Laughter in the gallery
Giles: Drawn to Suffolk is at Gallery 1, The Town Hall Galleries. Ipswich until January 17.Giles, Suffolk's most famous cartoonist, was a national institution whose comic creations amused millions; including my father.
Giles: Drawn to Suffolk is at Gallery 1, The Town Hall Galleries. Ipswich until January 17.
Giles, Suffolk's most famous cartoonist, was a national institution whose comic creations amused millions; including my father. As a young child I remember sitting on Daddy's lap as we both giggled over the cartoon books. Those featuring the Family, Giles' most enduring creation, were a favourite. Grandma, portly and stern, was constantly beset by a brood of naughty children. Compared to those mischievous devils I felt like a little angel.
This exhibition coincides with a major viewing of Giles' creations at the Cartoon Museum in London; and features work loaned from the Carl Giles Collection and private collections.
The show presents a comprehensive selection of Giles' cartoons, many inspired by his close links to Suffolk. Giles lived at Hillbrow Farm, near Witnesham for much of his life. There is also a fabulous collection of personal memorabilia, including signed photographs from admirers like ballerina Dame Margot Fonteyn and actress Joan Collins; prints, books, pamphlets, ceramics, and dolls and sculptures of Giles' most famous creations.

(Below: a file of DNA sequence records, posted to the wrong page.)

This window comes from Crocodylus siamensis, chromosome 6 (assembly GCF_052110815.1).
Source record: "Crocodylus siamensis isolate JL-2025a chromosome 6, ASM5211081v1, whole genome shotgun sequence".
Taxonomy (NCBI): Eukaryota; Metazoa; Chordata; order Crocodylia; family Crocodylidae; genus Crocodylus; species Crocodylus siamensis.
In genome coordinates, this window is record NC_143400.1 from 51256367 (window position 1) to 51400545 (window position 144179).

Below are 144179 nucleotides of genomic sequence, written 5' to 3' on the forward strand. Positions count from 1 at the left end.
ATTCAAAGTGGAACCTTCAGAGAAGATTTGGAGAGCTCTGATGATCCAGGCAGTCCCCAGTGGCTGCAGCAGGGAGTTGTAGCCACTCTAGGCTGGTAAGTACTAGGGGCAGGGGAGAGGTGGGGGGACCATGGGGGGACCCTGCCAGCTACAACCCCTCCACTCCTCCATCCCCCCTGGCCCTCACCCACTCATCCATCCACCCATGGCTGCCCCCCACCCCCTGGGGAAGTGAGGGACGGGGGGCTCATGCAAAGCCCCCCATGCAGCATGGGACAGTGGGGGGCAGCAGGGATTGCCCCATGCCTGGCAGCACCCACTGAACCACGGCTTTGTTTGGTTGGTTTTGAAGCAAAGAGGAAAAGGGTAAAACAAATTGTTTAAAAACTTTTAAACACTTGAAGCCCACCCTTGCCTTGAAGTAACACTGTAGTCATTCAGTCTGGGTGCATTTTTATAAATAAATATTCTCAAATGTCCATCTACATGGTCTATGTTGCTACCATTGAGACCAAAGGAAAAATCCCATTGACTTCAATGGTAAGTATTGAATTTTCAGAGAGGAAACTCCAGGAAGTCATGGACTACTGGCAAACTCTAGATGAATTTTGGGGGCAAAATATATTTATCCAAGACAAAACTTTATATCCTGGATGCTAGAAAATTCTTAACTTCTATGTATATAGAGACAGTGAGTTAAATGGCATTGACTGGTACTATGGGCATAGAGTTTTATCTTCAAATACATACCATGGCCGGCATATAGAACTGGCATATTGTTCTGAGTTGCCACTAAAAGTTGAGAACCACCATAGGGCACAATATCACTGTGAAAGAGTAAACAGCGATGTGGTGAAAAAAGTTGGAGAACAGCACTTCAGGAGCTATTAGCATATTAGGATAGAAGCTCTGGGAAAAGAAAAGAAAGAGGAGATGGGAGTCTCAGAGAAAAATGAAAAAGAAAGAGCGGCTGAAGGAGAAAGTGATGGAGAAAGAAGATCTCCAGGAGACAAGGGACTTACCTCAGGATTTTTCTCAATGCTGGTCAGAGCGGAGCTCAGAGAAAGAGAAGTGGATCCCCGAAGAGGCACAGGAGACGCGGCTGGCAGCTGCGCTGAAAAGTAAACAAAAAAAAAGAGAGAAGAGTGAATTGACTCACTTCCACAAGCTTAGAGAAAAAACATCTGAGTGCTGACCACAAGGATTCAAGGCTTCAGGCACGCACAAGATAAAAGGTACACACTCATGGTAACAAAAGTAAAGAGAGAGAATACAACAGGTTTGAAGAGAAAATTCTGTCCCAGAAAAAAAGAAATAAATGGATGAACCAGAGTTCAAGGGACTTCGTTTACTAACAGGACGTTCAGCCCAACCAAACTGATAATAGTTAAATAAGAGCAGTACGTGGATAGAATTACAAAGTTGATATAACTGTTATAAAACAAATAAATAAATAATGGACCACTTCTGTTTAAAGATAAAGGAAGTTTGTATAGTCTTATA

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It's also great to see a mock-up of Giles' work space; drawing board, pens, pencils, inks, files, and shelves stocked with books. Giles sometimes worked from his home but most frequently from offices in Queen Street and Princes Street, Ipswich.
Among the real gems in the show are Artwork ForThe Ipswich and Suffolk New Theatre. The image shows a demolition site, the frame of a stage door with a rather darling female luvvie walking through it, oh those press and fans, and an aspiring Hamlet having unearthed a skull.
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There's also an hysterical cartoon of a 'Mother To Be Contest', complete with witty caption, some very funny RNLI Christmas Cards, a cartoon of a GI beset by want-to-be English maiden stowaways, and various illustrations making fun of the Establishment. Many of the cartoons featured in the Daily Express, others are from Giles' numerous and highly successful cartoon books.
As well as being a fun, and light hearted exhibition, one that the whole family can enjoy, the show also chronicles England's history from the 30s to the 90s. It provides a fascinating insight into how society has changed. More importantly it reminds us all that the most important medicine in life is to have a good giggle.